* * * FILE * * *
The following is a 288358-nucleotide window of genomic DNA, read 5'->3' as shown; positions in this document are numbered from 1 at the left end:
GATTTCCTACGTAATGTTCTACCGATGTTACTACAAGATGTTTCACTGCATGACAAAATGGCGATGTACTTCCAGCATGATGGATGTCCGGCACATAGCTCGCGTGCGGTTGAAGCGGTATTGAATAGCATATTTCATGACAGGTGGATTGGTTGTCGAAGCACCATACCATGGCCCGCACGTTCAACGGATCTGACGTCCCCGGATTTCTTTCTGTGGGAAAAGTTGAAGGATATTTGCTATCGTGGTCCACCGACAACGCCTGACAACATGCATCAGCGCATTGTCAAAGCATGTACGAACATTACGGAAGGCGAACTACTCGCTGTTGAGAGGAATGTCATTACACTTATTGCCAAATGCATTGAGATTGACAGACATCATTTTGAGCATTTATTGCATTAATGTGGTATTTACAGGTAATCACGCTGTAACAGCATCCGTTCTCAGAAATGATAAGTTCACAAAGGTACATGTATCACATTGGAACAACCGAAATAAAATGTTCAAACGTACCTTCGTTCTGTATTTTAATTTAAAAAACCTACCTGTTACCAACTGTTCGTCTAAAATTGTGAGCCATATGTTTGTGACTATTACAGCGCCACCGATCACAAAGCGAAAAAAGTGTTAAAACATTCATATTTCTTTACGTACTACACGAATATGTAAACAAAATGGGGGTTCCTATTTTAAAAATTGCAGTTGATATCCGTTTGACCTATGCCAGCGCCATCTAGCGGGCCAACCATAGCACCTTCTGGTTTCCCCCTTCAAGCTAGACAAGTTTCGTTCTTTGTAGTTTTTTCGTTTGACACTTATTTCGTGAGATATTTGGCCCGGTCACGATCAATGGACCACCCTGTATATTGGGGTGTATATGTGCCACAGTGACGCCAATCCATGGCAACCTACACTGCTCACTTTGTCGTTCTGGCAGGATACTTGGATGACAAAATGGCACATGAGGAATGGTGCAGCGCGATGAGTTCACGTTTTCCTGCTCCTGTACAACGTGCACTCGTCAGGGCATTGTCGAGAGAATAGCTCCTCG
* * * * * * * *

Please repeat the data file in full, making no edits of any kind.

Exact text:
The following is a 288358-nucleotide window of genomic DNA, read 5'->3' as shown; positions in this document are numbered from 1 at the left end:
GATTTCCTACGTAATGTTCTACCGATGTTACTACAAGATGTTTCACTGCATGACAAAATGGCGATGTACTTCCAGCATGATGGATGTCCGGCACATAGCTCGCGTGCGGTTGAAGCGGTATTGAATAGCATATTTCATGACAGGTGGATTGGTTGTCGAAGCACCATACCATGGCCCGCACGTTCAACGGATCTGACGTCCCCGGATTTCTTTCTGTGGGAAAAGTTGAAGGATATTTGCTATCGTGGTCCACCGACAACGCCTGACAACATGCATCAGCGCATTGTCAAAGCATGTACGAACATTACGGAAGGCGAACTACTCGCTGTTGAGAGGAATGTCATTACACTTATTGCCAAATGCATTGAGATTGACAGACATCATTTTGAGCATTTATTGCATTAATGTGGTATTTACAGGTAATCACGCTGTAACAGCATCCGTTCTCAGAAATGATAAGTTCACAAAGGTACATGTATCACATTGGAACAACCGAAATAAAATGTTCAAACGTACCTTCGTTCTGTATTTTAATTTAAAAAACCTACCTGTTACCAACTGTTCGTCTAAAATTGTGAGCCATATGTTTGTGACTATTACAGCGCCACCGATCACAAAGCGAAAAAAGTGTTAAAACATTCATATTTCTTTACGTACTACACGAATATGTAAACAAAATGGGGGTTCCTATTTTAAAAATTGCAGTTGATATCCGTTTGACCTATGCCAGCGCCATCTAGCGGGCCAACCATAGCACCTTCTGGTTTCCCCCTTCAAGCTAGACAAGTTTCGTTCTTTGTAGTTTTTTCGTTTGACACTTATTTCGTGAGATATTTGGCCCGGTCACGATCAATGGACCACCCTGTATATTGGGGTGTATATGTGCCACAGTGACGCCAATCCATGGCAACCTACACTGCTCACTTTGTCGTTCTGGCAGGATACTTGGATGACAAAATGGCACATGAGGAATGGTGCAGCGCGATGAGTTCACGTTTTCCTGCTCCTGTACAACGTGCACTCGTCAGGGCATTGTCGAGAGAATAGCTCCTCG